India General Service Medal (1895) clasp Punjab Frontier 1897-98: 1191 Pte J Riley 3rd Bn Rif Bde
Queen’s South Africa Medal with CC, TH, RL, Tr, LN and OFS : 1191 Pte J Riley Rifle Brigade
King’s South Africa Medal with SA 1901 & SA 1902: 1191 Pte J Riley Rifle Brigade
Medal roll entries confirm all medals and clasps and that he was taken Prisoner of war at the Oceana Mine near Grootvlei, 26th December 1900. Riley was released from captivity 30th December 1900, and went on to serve in South Africa until the end of hostilities, the King’s South Africa Medal roll entry records he was discharged to the Army Reserve.
After a quiet Christmas based at the Oceana Mine near Grootvlei, Lieutenant-Colonel A Colville, 1st Battalion, Rifle Brigade, proceeded on a farm-clearing expedition, with a small column consisting of six companies of the 1st Battalion, a squadron of the 13th Hussars, four guns of 63 Battery, Royal Field Artillery, as well as one ‘pom-pom’. Colville left ‘F’ Company under the command of Captain Radclyffe, as well as some artillerymen, to guard the baggage wagons based at the mine. The Column moved out in the direction of Roddewal, where after five miles they became involved in a small skirmish at the first of the target farms. During the skirmish a large party of approximately 450 Boers were spotted heading towards the Oceana Mine. A signal was sent to Captain Radclyffe informing him of this development, and he at once set about disposing his small force in an attempt to protect the baggage, with the pom-pom located near a small hollow. After a couple of hours had passed a number of mounted Boers appeared on a ridge a thousand yards away. As Radclyffe’s men opened fire the Boers dismounted, pushed forward, and sent out small parties to the left and right in an encircling movement against the Rifle Brigade position. Under heavy and accurate fire the pompom was moved down towards the hollow and back towards the compound- of the nine men who assisted in moving the pom-pom one was killed and the other eight all wounded.
Seeing that the enemy were now advancing in considerable force, Radclyffe decided to send the baggage back to the Column, whilst attempting to hold the Boers in check for as long as possible. Under cover of heavy Rifle Brigade fire from behind the wagons, the native teams began inspanning the oxen. When they were ready to move the native teams started off the wagons in the direction of Colville’s column and, as they did so, the small Rifle Brigade covering party came under very severe fire and had to retire, as the Boers saw that they were losing their target. During this time, Radclyffe and his sections continued their holding action but suffered a number of casualties, with their ammunition running out fast. With the baggage now well on its way, Radclyffe, who was lying wounded, ordered those in advanced positions who could do so to retire to the compound so as to avoid capture. No.1 section provided covering fire until their ammunition ran out, at which point the Boers advanced rapidly, forcing their surrender, along with the wounded soldiers. Fortunately, at this point, the main column appeared on the horizon, forcing the Boers to withdraw, leaving their wounded prisoners behind. For some time the wounded on the ridge were exposed to fire from both the returning column and the Boers, and a corporal was seen to make a valiant attempt to carry the wounded Radclyffe to safety. Total losses that day were heavy, with 13 Officers and men killed, 44 wounded, and 19 taken prisoner. For his gallantry in defending the position, Captain Radclyffe was awarded the DSO.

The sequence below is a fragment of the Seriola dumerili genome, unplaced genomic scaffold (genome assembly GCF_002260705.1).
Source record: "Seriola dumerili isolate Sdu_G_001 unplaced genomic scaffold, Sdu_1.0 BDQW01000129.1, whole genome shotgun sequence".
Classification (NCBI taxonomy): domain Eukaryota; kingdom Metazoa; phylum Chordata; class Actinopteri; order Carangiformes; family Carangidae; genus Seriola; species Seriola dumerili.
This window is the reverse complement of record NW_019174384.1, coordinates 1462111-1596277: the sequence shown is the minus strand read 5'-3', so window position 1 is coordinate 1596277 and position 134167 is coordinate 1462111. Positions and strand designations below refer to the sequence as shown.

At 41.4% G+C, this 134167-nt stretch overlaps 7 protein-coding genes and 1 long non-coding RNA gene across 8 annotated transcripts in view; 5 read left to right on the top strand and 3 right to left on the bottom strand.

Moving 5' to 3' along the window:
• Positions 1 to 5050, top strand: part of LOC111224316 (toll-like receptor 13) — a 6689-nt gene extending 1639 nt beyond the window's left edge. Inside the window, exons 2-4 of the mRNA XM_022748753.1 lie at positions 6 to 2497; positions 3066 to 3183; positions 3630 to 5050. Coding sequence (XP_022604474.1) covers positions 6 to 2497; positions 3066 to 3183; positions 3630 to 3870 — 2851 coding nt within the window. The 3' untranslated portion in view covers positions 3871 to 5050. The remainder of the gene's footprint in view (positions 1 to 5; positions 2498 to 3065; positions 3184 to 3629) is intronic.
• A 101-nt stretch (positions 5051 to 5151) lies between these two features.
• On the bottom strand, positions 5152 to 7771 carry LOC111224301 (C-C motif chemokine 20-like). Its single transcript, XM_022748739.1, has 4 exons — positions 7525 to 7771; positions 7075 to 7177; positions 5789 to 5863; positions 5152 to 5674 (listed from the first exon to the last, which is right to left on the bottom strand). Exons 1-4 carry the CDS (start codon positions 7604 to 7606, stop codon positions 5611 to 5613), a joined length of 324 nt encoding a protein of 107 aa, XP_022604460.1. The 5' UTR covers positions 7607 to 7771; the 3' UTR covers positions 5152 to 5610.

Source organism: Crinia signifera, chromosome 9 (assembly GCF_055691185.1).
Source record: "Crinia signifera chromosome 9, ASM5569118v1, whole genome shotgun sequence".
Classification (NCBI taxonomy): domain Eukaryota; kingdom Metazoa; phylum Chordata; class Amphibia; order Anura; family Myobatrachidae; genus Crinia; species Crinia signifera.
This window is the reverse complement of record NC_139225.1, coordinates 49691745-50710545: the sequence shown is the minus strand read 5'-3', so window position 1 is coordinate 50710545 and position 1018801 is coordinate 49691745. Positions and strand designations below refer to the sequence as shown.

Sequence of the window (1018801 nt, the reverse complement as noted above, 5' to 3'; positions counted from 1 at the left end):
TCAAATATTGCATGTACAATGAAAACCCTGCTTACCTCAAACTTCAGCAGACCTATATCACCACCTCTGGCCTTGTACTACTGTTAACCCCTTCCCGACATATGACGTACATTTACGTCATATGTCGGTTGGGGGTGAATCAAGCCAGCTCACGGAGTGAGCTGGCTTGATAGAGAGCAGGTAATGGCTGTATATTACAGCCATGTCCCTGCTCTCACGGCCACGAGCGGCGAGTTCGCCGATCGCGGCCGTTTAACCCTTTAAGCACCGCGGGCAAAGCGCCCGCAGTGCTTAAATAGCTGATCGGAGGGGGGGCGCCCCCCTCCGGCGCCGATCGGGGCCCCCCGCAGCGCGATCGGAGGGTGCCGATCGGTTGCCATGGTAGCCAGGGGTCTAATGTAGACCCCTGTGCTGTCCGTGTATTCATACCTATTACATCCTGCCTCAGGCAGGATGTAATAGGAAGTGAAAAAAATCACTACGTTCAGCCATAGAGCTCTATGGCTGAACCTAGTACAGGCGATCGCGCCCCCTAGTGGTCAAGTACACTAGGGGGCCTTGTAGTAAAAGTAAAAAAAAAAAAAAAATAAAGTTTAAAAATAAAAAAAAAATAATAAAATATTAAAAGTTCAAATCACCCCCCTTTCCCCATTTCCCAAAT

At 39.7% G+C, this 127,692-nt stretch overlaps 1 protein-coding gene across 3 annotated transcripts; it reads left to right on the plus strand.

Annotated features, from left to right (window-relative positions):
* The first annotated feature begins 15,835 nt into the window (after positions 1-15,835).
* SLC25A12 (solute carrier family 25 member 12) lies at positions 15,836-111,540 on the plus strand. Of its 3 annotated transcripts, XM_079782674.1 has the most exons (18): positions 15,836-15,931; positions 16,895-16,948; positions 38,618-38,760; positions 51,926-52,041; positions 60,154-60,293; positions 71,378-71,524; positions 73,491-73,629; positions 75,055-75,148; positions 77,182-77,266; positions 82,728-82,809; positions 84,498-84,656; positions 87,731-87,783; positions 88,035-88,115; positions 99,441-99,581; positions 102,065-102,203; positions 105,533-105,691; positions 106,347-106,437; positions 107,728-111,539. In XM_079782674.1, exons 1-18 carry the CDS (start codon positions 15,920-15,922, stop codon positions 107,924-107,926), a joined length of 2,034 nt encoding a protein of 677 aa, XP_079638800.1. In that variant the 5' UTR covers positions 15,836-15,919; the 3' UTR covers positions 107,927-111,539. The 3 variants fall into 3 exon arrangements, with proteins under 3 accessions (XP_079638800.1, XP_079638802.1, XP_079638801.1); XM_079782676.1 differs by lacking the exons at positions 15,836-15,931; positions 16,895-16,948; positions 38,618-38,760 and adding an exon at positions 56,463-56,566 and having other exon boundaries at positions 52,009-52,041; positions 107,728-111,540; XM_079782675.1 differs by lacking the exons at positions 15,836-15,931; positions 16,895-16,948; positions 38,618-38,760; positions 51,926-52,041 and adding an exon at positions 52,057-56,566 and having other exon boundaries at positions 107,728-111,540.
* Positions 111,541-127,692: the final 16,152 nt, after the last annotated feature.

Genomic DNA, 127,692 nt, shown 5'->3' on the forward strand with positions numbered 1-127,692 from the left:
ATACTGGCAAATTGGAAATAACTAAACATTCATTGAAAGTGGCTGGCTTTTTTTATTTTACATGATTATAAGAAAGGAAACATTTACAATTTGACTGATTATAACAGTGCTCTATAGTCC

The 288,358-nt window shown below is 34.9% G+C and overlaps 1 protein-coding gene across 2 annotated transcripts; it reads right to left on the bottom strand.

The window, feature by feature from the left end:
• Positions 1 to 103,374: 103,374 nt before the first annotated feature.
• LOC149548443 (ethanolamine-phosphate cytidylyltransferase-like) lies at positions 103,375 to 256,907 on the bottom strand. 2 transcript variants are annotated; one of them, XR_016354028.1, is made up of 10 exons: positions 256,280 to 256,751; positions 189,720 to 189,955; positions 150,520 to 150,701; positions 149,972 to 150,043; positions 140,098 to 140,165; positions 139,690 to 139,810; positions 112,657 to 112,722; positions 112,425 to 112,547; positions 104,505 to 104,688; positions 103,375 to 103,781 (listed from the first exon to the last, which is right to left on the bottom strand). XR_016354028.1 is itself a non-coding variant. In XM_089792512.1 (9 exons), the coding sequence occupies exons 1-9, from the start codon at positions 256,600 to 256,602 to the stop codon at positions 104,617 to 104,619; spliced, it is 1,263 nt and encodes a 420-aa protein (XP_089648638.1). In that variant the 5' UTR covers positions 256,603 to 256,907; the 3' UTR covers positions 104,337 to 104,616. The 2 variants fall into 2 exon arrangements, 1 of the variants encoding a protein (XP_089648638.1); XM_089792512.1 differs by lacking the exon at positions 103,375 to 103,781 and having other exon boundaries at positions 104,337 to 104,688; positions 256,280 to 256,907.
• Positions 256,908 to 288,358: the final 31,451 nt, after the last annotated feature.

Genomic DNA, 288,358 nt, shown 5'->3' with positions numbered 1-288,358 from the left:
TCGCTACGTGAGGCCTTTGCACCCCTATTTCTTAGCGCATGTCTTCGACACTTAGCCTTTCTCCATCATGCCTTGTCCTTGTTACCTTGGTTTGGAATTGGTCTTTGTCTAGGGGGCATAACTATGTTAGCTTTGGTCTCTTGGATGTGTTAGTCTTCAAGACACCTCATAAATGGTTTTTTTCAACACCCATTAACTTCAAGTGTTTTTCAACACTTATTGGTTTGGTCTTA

The following user(s) said Thank You: Brett Hendey, QSAMIKE
Forgive my error. Not the first time I've mixed them up...
Even more embarrassing since I've visited Col. Buchanan-Riddell's little memorial on Twin Peaks many times...
I see that men who fought at Oceana were of the 1st Battalion, Rifle Brigade.
On the upper Tugela, they were part of the 4th Brigade under Maj. Gen. Lyttelton - along with the 2nd Scottish Rifles, 3rd King's Royal Rifles, and 1st Durham Light Infantry.
So they were very near Twin Peaks but not participants on 24 Jan 1900... Their Relief of Ladysmith bar was thus for Vaalkrans - have I got that correct?
The past is not dead. In fact, it's not even past.
1st Battalion were indeed heavily involved at Vaal Krantz and they had also been at Colenso but not so heavily involved. In the Tugela Heights campaign they were heavily involved at Monte Cristo and especially so at Pieters Hill.
2nd Battalion were principally involved in the siege of Ladysmith especially at the Surprise Hill and Wagon Hill actions then later at Belfast/Geluk.